Whether for function, fashion, or both, the collection at the Amon Carter Museum of American Art includes works of art that show many different types of headwear that were sported for a variety of reasons.  

Cowboy Hats
Cowboy hats were initially created for function. Typically made of fine beaver, rabbit, or other small mammal hair, they were built to weather the natural elements. John B. Stetson changed the cowboy hat game in 1865 with more practical and stylish designs. The style evolved to cater to the user: a curved up brim to stay out of the way of a rope, and a pinched crown to keep it in place. After the advent of these fresher designs, cowboy hats started to appear in the fashion world and films.

The deep bend in the brim of the left cowboy's hat suggests he regularly uses a lasso.

Wearing a surplus 1876 campaign hat, gathered at the crown in the ‘Montana peak’ style, proved the popularity of this hat that still appears in the uniforms of Highway Patrol Police departments.

These cowboys sport the stereotypical 10-gallon hat — a style dominated by a tall crown, often tamped or pinched in a variety of styles.

Uniform Hats
Hats worn as part of a uniform, particularly military uniforms, are commonly seen in many early American artworks. While they might not always be functional, they can help indicate a soldier’s rank.

Colonel Hamtramck sports a silver bugle cap badge type used by state militias—Virginia in this case. The bugle is facing the wrong way due to the Daguerreotype photograph being a mirror image.

French military styles dominated the uniforms of armies on both sides of the Atlantic. This Mexican officer’s dress cap shows European influence, likely resulting from France's invasion of Mexico during the 1860s.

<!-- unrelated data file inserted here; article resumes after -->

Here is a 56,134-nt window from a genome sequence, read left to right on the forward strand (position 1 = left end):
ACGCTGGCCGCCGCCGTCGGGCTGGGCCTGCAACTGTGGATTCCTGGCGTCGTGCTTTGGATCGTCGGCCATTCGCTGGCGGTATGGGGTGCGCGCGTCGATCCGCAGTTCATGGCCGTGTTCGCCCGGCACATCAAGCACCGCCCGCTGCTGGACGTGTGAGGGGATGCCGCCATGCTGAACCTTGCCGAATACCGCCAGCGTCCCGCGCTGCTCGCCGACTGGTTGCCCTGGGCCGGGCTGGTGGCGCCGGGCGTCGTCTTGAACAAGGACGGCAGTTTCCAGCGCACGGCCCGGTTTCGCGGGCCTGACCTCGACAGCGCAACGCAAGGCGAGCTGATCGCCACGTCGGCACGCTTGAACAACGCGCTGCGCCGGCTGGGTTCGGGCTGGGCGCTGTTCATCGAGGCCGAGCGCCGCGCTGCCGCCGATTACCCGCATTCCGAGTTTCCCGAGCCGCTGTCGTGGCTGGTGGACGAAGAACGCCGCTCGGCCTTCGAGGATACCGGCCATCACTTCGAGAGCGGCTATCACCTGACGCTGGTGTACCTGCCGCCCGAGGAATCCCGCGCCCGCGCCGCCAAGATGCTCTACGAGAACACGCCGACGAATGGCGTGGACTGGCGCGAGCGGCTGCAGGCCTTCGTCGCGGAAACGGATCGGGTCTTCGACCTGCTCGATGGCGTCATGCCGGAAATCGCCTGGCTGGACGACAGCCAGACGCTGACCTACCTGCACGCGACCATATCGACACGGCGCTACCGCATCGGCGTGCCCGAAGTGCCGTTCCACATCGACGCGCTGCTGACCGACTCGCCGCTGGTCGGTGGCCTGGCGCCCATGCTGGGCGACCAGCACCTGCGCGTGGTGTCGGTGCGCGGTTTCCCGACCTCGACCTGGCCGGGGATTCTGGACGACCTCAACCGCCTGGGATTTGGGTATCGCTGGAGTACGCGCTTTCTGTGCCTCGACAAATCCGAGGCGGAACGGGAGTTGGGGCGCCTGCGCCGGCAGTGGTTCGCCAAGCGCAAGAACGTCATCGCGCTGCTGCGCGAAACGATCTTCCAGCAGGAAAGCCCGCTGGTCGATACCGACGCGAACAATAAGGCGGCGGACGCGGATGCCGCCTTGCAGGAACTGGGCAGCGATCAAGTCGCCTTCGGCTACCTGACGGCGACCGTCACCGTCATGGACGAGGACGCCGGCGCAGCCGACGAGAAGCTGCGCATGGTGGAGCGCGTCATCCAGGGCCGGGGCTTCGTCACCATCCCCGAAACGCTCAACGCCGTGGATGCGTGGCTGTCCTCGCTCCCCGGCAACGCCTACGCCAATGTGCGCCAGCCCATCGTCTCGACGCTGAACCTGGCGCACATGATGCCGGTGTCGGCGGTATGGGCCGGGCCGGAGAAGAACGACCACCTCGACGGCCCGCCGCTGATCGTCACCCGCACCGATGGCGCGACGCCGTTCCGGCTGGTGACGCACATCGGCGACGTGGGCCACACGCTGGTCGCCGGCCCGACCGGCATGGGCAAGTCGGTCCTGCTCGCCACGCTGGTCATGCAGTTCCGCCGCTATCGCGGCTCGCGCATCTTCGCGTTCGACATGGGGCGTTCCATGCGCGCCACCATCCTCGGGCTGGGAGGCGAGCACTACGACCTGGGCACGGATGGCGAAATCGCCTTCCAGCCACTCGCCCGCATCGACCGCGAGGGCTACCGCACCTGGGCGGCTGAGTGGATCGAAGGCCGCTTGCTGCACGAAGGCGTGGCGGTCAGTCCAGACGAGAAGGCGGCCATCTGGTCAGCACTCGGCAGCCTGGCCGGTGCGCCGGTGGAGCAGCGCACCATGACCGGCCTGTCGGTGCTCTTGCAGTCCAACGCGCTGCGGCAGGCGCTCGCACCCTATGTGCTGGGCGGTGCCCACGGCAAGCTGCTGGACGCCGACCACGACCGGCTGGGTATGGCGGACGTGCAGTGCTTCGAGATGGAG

This particular hat is known as a kepi and was often used as the default military hat for foot troops.

The man wearing the white hat and holding a sword is a German Officer during World War I.

Outdoor Hats
Hats that serve a function when spending time outdoors are depicted in several collection artworks.

The sou’wester to wick away water.

A lightweight hunting cap on the taller boy to protect ears and neck from elements like sun and wind.

A fur hat to keep a rider warm in cold, windy desert conditions.

And here a young boy is wearing a straw hat to protect skin from the sun.

Tri-Corn Hats
In the American colonies of the 1600s, the fashion was for men to remove their hats and place them under their arms when not wearing them. For an easier carry, sides of the hat began to fold in one, two, or three places. Three folds, or “Tri-Corn” hats, were very common in the 1700s. 

Here Benjamin Franklin wears a tri-corn hat upon his arrival to Philadelphia.

This paper hat is being worn as a costume.

Stylish Hats
Hats for fashion are seen time and again on both men and women depicted in the Amon Carter's collection. 

Top hats for men in the late 1880s through the mid-1900s,

Felt bowler caps for men.

Wide brim hats for women.

And cloche hats for women in the early 1900s.

Hats in American Art
Hats worn for fashion, function, or both are commonly depicted in American art. As seen in this exhibt, the Amon Carter Museum of American Art has many examples that show people wearing hats for a variety of occasions.
Credits: Story

Produced by Peggy Sell, Interpretation Manager with assistance from Maggie Adler, Assistant Curator at the Amon Carter Museum of American Art

All artworks from the collection of the Amon Carter Museum of American Art, Fort Worth, Texas.

www.cartermuseum.org

Credits: All media
The story featured may in some cases have been created by an independent third party and may not always represent the views of the institutions, listed below, who have supplied the content.
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